Episode 26 – How would changing GE regulations benefit New Zealand?

In PodcastsJuly 12, 20243 Minutes

With changes to gene editing regulations being signalled by the government, it’s time to have the conversation on why and how this would benefit New Zealand growers, and the general public. 

But according to a survey 26% of growers don’t know how they feel about a change in regulations, which begs the question – are we having the right conversations about what gene editing means?

Guests include:

  1. Dr Tony Conner, Emeritus Scientist, AgResearch
  2. Liz Morley, Account Director, Research First 


  1. Sheryl Haitana, Editor, Dairy Exporter
  2. Anne Lee, Deputy Editor, Dairy Exporter

AgResearch emeritus scientist Dr Tony Conner has been the fact checker for our Special Report on genetic modification (GM) and gene editing (GE). He walks us through our glossary of terms and explains the difference between genetic modification, genetic engineering and gene editing. He’s also stepping us through how gene editing and technologies such as CRISPR work.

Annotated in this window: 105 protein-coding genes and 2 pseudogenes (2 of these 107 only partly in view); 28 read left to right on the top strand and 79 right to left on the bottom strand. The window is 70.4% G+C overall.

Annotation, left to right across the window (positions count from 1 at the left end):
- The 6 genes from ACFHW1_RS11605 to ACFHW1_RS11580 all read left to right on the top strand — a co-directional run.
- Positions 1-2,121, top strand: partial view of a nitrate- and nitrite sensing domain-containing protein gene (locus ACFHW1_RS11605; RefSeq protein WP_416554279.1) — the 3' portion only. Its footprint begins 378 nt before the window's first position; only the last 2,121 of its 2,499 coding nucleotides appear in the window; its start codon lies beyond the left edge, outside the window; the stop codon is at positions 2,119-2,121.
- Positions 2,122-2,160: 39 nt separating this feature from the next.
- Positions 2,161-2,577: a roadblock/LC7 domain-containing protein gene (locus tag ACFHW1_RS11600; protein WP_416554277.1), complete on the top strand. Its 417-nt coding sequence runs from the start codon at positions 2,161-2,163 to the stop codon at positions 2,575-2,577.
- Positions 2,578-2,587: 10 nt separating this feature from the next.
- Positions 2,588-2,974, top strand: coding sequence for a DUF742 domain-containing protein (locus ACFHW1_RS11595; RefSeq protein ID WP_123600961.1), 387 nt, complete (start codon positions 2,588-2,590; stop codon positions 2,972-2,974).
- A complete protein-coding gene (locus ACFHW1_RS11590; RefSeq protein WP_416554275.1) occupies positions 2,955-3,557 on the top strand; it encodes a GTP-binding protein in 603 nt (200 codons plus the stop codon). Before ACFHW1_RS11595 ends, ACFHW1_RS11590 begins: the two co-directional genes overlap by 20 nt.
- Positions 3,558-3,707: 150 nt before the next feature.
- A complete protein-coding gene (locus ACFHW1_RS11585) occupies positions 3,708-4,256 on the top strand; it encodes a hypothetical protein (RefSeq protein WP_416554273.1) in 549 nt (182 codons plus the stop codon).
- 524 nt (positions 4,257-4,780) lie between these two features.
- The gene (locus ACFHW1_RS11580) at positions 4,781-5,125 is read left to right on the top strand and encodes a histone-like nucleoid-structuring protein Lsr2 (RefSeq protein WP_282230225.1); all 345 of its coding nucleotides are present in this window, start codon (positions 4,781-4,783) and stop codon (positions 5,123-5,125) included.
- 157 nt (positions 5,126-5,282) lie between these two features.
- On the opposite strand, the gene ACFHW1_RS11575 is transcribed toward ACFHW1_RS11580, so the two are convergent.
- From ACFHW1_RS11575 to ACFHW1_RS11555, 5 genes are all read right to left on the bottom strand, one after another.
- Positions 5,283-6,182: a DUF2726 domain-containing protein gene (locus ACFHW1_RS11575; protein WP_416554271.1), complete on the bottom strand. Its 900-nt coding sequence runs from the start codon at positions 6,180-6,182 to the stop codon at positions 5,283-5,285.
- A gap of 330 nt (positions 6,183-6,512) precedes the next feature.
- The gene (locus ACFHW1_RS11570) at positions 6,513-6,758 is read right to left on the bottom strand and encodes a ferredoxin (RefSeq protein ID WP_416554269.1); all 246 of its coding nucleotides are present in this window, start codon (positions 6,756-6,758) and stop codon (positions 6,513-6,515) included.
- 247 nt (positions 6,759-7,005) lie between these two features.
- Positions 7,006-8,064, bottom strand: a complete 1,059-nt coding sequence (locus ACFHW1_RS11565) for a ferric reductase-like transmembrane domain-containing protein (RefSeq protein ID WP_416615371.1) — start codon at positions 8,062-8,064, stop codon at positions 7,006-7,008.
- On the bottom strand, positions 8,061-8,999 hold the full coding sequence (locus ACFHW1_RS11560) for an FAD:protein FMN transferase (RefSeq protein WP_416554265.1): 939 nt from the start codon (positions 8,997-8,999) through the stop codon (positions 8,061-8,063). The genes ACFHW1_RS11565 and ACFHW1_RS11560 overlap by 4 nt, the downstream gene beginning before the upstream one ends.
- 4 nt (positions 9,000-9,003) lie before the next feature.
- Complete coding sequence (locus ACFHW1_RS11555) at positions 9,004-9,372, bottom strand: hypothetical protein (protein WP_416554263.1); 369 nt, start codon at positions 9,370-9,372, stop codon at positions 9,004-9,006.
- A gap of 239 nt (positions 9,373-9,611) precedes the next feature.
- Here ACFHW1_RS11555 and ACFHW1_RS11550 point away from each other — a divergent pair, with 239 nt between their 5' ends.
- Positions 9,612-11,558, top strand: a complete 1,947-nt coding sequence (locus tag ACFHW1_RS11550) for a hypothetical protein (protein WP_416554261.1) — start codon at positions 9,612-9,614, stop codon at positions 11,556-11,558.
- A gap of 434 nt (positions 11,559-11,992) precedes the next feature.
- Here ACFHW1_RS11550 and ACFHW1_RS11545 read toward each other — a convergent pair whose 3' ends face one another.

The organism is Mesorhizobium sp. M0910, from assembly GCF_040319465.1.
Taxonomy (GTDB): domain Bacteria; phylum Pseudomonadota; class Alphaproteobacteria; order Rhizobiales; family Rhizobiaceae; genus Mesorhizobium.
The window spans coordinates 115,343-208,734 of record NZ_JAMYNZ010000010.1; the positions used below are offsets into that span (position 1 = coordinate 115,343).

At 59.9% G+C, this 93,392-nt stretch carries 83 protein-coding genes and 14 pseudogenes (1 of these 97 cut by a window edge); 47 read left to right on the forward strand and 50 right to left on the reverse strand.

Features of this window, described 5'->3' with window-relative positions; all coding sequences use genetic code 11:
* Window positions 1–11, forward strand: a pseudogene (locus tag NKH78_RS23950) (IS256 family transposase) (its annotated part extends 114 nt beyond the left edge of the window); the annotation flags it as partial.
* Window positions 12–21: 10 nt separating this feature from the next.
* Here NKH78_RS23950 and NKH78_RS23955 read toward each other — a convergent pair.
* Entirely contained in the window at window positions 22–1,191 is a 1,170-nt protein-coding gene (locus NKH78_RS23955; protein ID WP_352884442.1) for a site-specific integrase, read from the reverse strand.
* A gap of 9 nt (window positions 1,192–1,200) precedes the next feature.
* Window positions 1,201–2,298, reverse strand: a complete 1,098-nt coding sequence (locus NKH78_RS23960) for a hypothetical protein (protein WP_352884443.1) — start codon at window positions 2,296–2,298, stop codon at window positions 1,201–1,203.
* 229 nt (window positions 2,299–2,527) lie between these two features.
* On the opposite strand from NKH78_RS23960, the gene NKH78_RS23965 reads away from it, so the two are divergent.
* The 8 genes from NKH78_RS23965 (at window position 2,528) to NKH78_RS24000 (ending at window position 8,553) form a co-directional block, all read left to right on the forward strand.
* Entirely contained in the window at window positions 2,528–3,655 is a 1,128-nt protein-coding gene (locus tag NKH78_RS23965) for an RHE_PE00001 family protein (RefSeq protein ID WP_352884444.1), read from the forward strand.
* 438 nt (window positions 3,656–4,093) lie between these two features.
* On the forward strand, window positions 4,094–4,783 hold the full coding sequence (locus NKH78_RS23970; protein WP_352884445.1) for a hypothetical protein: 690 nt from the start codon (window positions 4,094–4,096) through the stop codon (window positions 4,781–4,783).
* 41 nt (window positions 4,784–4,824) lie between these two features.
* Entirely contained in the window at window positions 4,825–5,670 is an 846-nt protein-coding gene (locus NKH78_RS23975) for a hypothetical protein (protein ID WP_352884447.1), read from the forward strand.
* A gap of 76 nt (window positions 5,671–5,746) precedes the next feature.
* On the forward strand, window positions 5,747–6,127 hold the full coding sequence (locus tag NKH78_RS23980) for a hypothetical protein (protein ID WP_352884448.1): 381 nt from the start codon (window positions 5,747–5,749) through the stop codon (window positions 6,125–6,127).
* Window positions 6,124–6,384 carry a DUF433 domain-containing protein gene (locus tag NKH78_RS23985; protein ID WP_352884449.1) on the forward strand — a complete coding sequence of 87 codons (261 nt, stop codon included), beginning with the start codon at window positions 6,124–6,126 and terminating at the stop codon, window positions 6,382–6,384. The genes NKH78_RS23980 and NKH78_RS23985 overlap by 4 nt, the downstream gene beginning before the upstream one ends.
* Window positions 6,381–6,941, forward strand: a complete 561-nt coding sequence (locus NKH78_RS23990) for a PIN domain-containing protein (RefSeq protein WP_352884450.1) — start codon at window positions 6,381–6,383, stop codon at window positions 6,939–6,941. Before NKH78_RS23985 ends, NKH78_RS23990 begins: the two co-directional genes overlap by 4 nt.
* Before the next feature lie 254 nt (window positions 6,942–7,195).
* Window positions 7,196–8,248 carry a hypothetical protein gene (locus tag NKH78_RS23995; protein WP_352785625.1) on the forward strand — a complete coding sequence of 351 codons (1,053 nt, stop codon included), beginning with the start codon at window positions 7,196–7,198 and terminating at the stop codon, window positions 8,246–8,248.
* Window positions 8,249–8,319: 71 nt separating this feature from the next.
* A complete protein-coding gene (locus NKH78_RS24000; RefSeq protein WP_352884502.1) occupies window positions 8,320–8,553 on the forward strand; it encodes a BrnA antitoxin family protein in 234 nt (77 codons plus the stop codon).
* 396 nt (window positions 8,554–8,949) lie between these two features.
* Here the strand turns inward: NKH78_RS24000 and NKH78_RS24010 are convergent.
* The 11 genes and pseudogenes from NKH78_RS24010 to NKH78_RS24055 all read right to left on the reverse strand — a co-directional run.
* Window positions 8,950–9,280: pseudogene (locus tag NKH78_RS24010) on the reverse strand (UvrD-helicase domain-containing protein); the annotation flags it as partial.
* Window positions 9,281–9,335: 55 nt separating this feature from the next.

Tony Conner says it’s important the current regulations are updated because they are no longer relevant to the new techniques. Gene editing can now allow more precise breeding techniques to be used, but that’s being restricted under the regulations while less precise techniques – such as using radiation to cause more random mutations – is not.

Anne Lee also talks to Liz Morley from Research First about our exclusive survey into the understanding and perceptions of farmers and growers on genetic modification and gene editing. It’s the first time farmers and growers have been surveyed on this issue and Liz and her team have compared those views with the recent surveys they’ve done on the general population.

Almost 60% of farmers and growers want the regulations to be changed, according to the survey. Liz Morley says the results from the survey show the level of understanding about the technology is low and there’s a need for more education. Farmers and growers, though, have relatively high levels of acceptance of the technology being used in New Zealand, particularly if it is used to solve environmental issues such as methane emissions.

Read the Dairy Exporter Exclusive Survey results here

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